The truth is, most people underestimate the importance of owning a great flashlight. And these days, in a world where terrorism, and natural disasters are becoming the norm, it’s more important than ever to have the right tactical gear.
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Sport and Sport team management is a special aspect of sports that deals with the overall management of a sports team. It entails the day to day activities and running of a team in liaison with team members, coaches, managers and other workers. These jobs and management aspect are done by individuals who have the task of scheduling and communicating regularly and demanded by the sport teams administration. These could be over-demanding and could have human errors and challenges.
Due to the entry of technology, there are applications that can effectively carry out these operations and management tasks, enter TeamSnap. TeamSnapis a cutting-edge sports team management application that works effectively and efficiently for team managers, coaches and organizers. It’s the no.1 best sports online management application that helps manage your sport teams.
With a superior and amazing interface, TeamSnap makes communication in sports between team members and managers/coaches quicker, easier and faster. It presents an overall simple and easy approach to team management. All team updates, database and communications are quickly delivered through TeamSnap.
An effective and special aspect of this is the availability of the TeamSnap app on IPhone, IPad and Android which an on the go application for management. With features as team programs, a team member’s data base, tracking payments and financials etc. you are guaranteed a team manager.
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The holidays are a time of great fellowship, pretty lights and decorations, and of course …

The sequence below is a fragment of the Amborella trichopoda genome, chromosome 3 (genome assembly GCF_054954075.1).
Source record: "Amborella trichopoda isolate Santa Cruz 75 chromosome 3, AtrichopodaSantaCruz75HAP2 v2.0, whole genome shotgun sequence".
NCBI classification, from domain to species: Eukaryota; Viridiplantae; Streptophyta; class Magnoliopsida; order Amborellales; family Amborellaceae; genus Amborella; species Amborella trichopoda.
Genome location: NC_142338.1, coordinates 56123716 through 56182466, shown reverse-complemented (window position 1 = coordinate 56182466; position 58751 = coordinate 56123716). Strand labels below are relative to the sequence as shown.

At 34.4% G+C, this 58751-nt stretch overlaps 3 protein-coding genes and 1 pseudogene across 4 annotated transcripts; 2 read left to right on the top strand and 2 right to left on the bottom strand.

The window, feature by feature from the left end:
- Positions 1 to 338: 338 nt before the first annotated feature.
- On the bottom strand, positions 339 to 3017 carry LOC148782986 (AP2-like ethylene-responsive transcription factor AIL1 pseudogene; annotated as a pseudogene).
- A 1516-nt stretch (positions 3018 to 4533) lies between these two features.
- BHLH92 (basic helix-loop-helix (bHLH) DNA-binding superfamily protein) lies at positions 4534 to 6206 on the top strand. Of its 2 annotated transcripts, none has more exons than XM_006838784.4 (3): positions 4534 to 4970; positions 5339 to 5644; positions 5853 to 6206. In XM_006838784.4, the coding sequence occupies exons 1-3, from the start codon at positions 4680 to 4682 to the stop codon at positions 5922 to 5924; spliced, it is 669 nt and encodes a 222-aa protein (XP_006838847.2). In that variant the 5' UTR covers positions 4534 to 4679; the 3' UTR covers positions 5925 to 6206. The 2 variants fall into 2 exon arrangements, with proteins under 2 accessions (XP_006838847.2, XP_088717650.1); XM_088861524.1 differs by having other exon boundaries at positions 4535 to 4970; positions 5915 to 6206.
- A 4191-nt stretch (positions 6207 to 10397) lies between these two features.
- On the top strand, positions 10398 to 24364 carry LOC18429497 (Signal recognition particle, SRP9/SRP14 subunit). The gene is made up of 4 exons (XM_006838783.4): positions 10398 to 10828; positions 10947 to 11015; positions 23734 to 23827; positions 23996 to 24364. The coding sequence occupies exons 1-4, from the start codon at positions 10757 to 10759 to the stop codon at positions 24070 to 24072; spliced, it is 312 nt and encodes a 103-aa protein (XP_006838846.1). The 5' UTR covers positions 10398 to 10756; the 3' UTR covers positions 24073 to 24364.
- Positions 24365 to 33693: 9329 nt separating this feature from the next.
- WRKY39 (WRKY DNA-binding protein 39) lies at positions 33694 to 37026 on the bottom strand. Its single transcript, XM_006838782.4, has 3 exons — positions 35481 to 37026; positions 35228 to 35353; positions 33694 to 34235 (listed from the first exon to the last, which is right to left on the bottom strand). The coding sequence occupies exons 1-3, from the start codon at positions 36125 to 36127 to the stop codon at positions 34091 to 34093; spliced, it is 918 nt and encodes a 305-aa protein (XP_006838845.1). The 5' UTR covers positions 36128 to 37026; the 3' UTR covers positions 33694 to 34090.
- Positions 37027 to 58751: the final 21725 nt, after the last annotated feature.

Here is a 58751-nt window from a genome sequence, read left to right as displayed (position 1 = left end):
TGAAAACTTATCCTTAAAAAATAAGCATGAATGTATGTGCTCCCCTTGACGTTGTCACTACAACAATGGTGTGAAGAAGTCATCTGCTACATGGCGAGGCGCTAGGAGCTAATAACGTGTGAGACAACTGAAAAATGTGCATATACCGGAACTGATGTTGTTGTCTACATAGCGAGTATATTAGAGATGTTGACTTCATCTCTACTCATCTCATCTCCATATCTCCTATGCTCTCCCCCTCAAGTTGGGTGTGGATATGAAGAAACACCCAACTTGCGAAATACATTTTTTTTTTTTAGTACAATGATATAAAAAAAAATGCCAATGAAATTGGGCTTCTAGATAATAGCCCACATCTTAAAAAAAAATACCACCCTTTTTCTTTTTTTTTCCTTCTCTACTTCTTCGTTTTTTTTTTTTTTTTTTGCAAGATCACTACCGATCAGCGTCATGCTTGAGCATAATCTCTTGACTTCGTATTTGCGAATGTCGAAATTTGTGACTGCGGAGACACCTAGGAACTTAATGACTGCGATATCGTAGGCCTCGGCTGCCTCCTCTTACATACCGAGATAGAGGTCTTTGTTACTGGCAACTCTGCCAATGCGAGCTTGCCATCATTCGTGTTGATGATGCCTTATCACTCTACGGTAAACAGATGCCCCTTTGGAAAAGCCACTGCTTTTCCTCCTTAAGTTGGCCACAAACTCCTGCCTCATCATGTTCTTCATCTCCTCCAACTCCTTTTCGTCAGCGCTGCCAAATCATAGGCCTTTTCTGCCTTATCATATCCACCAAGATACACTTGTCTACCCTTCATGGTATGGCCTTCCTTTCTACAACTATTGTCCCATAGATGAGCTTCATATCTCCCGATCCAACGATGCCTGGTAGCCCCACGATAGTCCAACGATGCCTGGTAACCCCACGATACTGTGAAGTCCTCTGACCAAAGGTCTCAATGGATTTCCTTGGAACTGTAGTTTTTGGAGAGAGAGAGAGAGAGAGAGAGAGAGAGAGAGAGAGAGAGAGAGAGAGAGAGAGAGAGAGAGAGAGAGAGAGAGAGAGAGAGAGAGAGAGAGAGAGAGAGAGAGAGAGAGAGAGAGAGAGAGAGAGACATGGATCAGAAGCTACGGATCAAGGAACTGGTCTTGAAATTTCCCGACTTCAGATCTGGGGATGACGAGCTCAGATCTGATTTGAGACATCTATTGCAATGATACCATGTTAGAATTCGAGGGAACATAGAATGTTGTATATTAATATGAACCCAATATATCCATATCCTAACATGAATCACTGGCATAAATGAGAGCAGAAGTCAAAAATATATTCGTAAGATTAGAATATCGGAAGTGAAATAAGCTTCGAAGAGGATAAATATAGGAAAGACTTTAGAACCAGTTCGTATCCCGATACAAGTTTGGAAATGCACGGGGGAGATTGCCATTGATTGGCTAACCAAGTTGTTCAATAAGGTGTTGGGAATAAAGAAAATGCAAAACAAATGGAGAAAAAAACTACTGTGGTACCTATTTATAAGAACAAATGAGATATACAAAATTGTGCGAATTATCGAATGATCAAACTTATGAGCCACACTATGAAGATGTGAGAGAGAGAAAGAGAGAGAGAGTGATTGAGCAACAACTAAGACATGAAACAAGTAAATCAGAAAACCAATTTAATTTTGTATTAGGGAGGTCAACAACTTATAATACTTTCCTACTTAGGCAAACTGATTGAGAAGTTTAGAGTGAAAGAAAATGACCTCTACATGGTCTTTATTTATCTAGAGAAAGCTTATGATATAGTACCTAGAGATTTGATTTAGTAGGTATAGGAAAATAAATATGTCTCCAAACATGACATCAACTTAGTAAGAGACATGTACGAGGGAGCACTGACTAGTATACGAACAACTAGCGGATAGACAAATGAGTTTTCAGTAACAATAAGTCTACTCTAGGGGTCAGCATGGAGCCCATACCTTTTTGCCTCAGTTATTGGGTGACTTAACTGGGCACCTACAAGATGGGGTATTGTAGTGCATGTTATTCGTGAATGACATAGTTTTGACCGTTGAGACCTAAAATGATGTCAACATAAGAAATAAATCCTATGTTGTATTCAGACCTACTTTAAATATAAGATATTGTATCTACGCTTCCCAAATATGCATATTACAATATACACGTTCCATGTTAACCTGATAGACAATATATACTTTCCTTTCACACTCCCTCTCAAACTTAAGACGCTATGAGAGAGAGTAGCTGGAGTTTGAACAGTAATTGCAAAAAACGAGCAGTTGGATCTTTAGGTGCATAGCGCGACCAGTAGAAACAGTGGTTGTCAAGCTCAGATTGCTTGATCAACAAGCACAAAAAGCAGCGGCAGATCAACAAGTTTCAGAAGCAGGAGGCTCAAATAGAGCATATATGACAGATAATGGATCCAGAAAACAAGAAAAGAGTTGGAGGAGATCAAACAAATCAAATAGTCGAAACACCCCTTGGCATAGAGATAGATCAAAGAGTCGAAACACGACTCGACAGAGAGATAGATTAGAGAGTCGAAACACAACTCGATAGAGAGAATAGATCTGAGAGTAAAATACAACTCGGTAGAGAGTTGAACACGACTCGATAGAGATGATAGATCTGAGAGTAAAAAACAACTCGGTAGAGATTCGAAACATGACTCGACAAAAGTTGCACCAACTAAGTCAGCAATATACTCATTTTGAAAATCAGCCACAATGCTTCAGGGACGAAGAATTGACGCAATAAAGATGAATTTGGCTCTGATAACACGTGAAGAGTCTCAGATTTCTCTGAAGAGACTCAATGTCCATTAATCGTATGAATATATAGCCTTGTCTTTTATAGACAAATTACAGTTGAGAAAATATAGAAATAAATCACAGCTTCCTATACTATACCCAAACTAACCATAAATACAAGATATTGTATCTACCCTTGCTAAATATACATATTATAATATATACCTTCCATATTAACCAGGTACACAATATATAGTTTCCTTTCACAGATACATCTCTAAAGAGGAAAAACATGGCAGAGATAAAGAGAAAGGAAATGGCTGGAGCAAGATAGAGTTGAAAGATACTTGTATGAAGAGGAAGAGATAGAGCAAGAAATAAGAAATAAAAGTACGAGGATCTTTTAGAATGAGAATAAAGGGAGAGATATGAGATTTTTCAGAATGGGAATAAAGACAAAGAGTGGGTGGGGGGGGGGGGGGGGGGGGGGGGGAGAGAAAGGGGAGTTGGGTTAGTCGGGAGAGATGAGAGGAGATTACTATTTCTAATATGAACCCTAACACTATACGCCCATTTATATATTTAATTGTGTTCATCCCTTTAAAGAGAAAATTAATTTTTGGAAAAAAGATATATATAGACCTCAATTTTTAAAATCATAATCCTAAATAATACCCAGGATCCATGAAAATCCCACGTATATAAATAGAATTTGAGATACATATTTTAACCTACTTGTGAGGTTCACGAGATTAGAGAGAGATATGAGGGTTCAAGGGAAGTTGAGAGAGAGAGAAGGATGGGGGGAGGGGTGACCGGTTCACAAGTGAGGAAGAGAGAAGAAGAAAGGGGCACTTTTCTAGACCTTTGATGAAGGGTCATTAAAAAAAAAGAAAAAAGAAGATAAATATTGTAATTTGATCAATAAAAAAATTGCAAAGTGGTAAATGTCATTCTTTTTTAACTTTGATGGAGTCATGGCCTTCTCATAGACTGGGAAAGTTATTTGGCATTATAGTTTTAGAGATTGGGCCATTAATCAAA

Gifts. Oh so many gifts!
When you look around at your home during the holidays and you see all the seeming divergent items that help make your home festive for Christmas, have you noticed that there may be a single item that may contribute to the existence of all this festivity?
Think about if there was a certain element that might have not existed – would Christmas look the same in your home?
The Christmas Element?
Silicon is one of the most common and prevalent elements on Earth, and it is used in a number of different products, many of which can be found in our Christmas-adorned domicile.
Silicon, which is not very prevalent on its own but in combination with other elements (such as oxygen, carbon and hydrogen among the most common), does have a lot of versatility in manufacturing efforts. Silicon is called a metalloid, which is a hybrid between a metal and a non-metal. This means that silicon has some qualities of the one and some qualities of the other to where it cannot be placed into either category.
At room temperature, it looks like a metal in that it is solid. It is a decent semiconductor, which makes it great for solar panels and computer chips with its ability to conduct electricity. It is a semiconductor in that the flow of current can be controlled, and it does conduct electricity better as it gets heated (which is the opposite of a metal, by the way). Silicon, in the form of silica, can prevent moisture and even odors from affecting fragile electronics or clothing, and it can be used as a bonding agent in certain grout, mortar and even in some bricks and ceramics.
When you take a look at it, silicon has the properties to be at the center of all things Christmas.
Maybe you have a tree stand filled with sand to hold the Christmas tree in place. Maybe you want to package some electronics to send to faraway friends or relatives that need moisture to be kept away from the electronics. Maybe you have electronics in your own home (very few of us don’t!). Maybe you have garlands or wreaths or decorations and plug into outlets alongside your lights?